Call it treason

11 October 2008

Some people are taken aback at how I use the word treason in a political context. So let me explain. Here's the first definition of treason that one finds in the American Heritage Dictionary:

Violation of allegiance toward one's country or sovereign, especially the betrayal of one's country by waging war against it or by consciously and purposely acting to aid its enemies.
Note that the betrayal is of the country or of the sovereign, not of the state. As to the sovereign, in a republic, supreme power lies in a body of citizens who are entitled to vote for officers and representatives responsible to them; in a liberal republic, a fair amount of that supreme power is individualistic (rather than collectivist) in nature.

I'm just speaking goddamn'd English when I refer to violations of individual rights by state officials as treason.

With that in mind, I note some treason to which the Woman of Interest draws my attention:

U.S. tapped intimate calls from Americans overseas, 2 eavesdroppers say by George Miller of the Los Angeles Times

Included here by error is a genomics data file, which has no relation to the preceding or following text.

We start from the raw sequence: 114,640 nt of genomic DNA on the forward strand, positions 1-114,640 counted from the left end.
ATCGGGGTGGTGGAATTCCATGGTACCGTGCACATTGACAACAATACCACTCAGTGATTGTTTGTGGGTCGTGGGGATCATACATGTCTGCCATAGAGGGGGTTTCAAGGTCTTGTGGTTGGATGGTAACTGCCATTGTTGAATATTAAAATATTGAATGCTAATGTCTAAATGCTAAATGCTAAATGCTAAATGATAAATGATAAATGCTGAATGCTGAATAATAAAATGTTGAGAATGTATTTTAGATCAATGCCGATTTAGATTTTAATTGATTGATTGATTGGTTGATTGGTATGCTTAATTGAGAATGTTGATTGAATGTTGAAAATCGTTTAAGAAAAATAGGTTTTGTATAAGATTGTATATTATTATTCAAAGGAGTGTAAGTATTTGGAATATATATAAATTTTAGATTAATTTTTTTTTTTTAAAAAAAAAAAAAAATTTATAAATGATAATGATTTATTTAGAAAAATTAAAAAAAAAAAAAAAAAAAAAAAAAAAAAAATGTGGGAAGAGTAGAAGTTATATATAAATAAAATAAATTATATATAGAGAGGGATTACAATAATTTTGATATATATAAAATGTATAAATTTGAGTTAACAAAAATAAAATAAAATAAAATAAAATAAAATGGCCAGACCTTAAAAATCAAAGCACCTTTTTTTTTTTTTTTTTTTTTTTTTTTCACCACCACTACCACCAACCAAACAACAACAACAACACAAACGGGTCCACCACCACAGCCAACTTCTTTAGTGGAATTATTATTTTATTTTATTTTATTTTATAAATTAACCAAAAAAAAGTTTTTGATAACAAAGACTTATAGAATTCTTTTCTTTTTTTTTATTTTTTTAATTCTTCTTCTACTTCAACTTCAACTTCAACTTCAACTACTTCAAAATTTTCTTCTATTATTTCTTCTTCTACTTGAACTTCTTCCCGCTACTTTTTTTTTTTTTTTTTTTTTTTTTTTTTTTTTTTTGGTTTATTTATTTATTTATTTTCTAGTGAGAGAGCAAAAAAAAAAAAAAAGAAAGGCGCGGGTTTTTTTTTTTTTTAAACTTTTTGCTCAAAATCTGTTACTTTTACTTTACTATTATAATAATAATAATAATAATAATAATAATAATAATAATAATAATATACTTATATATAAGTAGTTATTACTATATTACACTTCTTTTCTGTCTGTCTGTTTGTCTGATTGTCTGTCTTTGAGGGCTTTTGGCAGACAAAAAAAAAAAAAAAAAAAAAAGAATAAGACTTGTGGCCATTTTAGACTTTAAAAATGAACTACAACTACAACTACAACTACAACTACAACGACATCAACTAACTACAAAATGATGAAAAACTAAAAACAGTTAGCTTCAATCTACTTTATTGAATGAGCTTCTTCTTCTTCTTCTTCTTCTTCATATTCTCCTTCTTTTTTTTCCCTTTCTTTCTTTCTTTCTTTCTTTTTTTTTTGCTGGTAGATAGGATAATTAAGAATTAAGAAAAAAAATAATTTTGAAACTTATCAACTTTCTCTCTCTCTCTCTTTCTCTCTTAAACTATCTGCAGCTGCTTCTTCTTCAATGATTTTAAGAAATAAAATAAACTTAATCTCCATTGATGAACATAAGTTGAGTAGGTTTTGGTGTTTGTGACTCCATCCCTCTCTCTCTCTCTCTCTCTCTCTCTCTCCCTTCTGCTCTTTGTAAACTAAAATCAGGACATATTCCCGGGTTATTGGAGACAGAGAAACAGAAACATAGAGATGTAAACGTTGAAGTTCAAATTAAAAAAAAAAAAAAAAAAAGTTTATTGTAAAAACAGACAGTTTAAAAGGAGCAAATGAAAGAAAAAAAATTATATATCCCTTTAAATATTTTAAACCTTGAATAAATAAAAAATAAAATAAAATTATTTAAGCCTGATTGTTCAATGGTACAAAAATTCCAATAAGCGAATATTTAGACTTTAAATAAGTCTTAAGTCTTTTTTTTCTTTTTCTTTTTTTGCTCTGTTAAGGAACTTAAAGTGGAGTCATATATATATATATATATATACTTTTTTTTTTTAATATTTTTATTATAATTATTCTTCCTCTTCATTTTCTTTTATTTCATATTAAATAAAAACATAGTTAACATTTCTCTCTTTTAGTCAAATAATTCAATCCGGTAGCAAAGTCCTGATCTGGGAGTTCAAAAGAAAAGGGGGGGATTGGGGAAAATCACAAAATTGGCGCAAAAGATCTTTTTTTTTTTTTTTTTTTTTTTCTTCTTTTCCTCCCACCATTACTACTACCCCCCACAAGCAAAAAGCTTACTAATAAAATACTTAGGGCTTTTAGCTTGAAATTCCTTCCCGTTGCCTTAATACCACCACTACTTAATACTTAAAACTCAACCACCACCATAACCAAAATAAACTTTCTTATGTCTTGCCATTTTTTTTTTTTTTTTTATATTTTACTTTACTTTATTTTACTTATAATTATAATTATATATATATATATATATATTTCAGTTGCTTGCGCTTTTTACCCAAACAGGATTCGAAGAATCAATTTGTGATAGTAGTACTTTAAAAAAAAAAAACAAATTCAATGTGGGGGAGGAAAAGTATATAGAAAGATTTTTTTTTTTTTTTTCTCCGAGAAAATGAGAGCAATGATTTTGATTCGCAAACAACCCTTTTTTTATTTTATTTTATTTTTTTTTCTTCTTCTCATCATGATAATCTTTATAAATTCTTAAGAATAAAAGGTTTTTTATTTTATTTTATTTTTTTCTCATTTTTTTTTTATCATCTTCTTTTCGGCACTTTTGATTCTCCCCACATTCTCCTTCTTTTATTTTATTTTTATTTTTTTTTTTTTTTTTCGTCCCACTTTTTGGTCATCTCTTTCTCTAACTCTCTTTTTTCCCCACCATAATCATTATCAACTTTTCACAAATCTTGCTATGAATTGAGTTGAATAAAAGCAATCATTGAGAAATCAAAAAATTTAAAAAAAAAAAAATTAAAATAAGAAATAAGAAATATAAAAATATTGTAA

The linguists said that recordings of intimate conversations between citizens and their loved ones were sometimes passed around, out of prurient interest, among analysts at an electronic surveillance facility at Ft. Gordon, Ga.

I always assumed that my conversations with my ex-girlfriend while she was in Iraq were recorded. I wasn't particularly disturbed by that thought; one end of that conversation was in a fr_ggin' war zone. And I didn't have anything to say to her that would be of prurient interest anyway, unless the listener were quite oddly perverse.

But none of these personal conversations should have been circulated for purposes of entertainment, even in cases where the discourse weren't potentially embarassing.

And, when the next President fails to bring these analysts up on charges of treason, that failure will itself be treason.

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